March 3, 2020, by Brigitte Nerlich
Mathematical models, political decision making and public perceptions
On Tuesday, 3 March, Boris Johnson revealed the government’s action plan on how to deal with the novel coronavirus and the spread of Covid-19.
Despite doubts about the usefulness of experts expressed some years ago by some of his colleagues, he was flanked by experts, namely Sir Patrick Vallance, the Government Chief Scientific Adviser, and Professor Chris Whitty, the Government Chief Medical Adviser. They talked about various things, including mathematical modelling and how this was guiding policy on Covid-19. An immediate aim was to ‘flatten the curve‘ or to ‘stretch it’ or to ‘pull it down’, all paraphrases for reducing the peak of the epidemic in order to gain time for action. [Since I wrote this on Tuesday, flatting the curve has become something of a meme!, see here for example, tweet by @CT_Bergstrom; added Friday 6 March) (And here is the animated version, added Sunday 8 March)
I think there should have been a picture/graph (such as this titled ‘Press down firmly’ in The Economist) in the background so that people might have been able to visualise what he meant.
This reminded me of the way that policy was made during the foot and mouth disease outbreak in 2001 when Sir David King was the government’s chief scientist and the modelling was done, in effect, by many of the same people that are doing the modelling of Covid-19 now.
As some of you may remember, foot and mouth disease led to the slaughter of millions of animals and some of this slaughter policy was based on mathematical epidemiological modelling. Covid-19 is different of course, but when I re-read a paper I wrote after foot and mouth I thought we might want to keep an eye on how the models and the metaphors develop and how they might influence policy and public perception in the face of the real and visceral spread of the virus. Can we avoid the shift from positive to negative perceptions?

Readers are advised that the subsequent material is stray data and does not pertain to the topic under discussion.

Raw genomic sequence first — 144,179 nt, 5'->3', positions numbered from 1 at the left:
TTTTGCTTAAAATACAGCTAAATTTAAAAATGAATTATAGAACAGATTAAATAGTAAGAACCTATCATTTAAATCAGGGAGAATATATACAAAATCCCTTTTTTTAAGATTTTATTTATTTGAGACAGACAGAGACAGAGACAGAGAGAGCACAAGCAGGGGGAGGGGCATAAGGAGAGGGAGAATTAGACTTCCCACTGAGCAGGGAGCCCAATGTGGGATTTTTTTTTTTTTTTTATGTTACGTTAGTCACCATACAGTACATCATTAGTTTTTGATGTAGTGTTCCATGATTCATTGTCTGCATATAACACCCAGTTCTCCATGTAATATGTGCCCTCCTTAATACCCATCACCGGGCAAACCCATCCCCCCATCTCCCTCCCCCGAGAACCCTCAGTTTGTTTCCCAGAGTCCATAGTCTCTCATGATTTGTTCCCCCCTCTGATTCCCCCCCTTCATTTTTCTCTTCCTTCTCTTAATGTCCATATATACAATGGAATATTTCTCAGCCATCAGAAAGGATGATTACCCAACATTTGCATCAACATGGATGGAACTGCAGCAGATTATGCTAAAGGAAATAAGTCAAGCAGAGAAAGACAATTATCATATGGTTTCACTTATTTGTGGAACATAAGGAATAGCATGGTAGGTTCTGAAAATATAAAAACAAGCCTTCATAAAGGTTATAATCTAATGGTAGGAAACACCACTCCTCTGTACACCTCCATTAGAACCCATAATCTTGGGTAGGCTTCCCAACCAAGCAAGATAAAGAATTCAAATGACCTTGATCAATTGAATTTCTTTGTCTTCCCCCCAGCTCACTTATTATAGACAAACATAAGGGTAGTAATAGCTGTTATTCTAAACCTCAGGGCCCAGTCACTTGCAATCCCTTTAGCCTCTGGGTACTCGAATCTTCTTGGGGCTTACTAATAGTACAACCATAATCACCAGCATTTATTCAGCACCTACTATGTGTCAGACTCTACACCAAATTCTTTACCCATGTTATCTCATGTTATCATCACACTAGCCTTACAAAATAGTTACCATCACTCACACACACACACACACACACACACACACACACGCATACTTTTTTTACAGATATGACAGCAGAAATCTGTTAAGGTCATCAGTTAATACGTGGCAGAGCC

In 2007 I wrote the following in a paper entitled “Media, Metaphors and Modelling: How the UK newspapers reported the epidemiological modelling controversy during the 2001 foot and mouth outbreak”, reflecting on how the disease outbreak looked in the fields and on graphs:
“In one mode ‘the disease’ conjured up an array of medieval images of fire, hell and plague, in the other mode ‘the disease’ waxed and waned in two-dimensional graph space. In both modes of visuality the technology, i.e. the modelling, became itself invisible; what remained visible were on the one hand its results in the form of policies which themselves were transformed into actions and finally into dead bodies and on the other its results in the form of graphs.”
I then quoted some newspaper paragraphs to illustrate this ‘graphing’ of the disease:
“Culling infected animals within 24 hours of a positive diagnosis on a farm and killing all animals on neighbouring farms within 48 hours could result in the epidemic peaking within the next seven days, Professor King said”; “The 24/48-hour policy introduced on the 22 March appears to have stopped the exponential increase in the epidemic, with new cases following a diminishing curve that is set almost to peter out by the time of an expected June election. Professor King said: ‘Nobody is saying that this epidemic can just be switched off…’; “The government’s chief scientific adviser, Professor David King, said on Wednesday that the epidemic was ‘flattening out‘; “If the models were accurate, the number of new cases would tail off over the summer.”
I went on to say: “The clash between war-like imagery on the ground and graph imagery in the sphere of policy might have contributed to gradually shifting the value of the images associated with the modelling exercise from positive to negative.”
If you want to know more about this gradual shift in public perceptions, you can read the paper. Here is the ABSTRACT:
“The relation between theoretical models and metaphors has been studied since at least the 1950s. The relation between metaphors and mathematical modelling is less well researched. This article takes the media coverage of the foot and mouth modelling exercise in 2001 as an occasion to examine the metaphors of mathematical modelling that were proposed by the UK press during that time to make sense of this new scientific policy tool. One can detect a gradual change in metaphor use by the newspapers from conceptualising modellers as detectives and models as mapping tools to modellers as soldiers and heroes to modellers as liars and models as tools to distort the truth. This seems to indicate a shift in reporting from seeing models as a legitimate and ‘objective’ basis used by decision makers to pursue science-based policies towards seeing models as tools used to legitimise increasingly difficult political decisions.”
We shall have to wait and see how this plays out during the Covid-19 outbreak.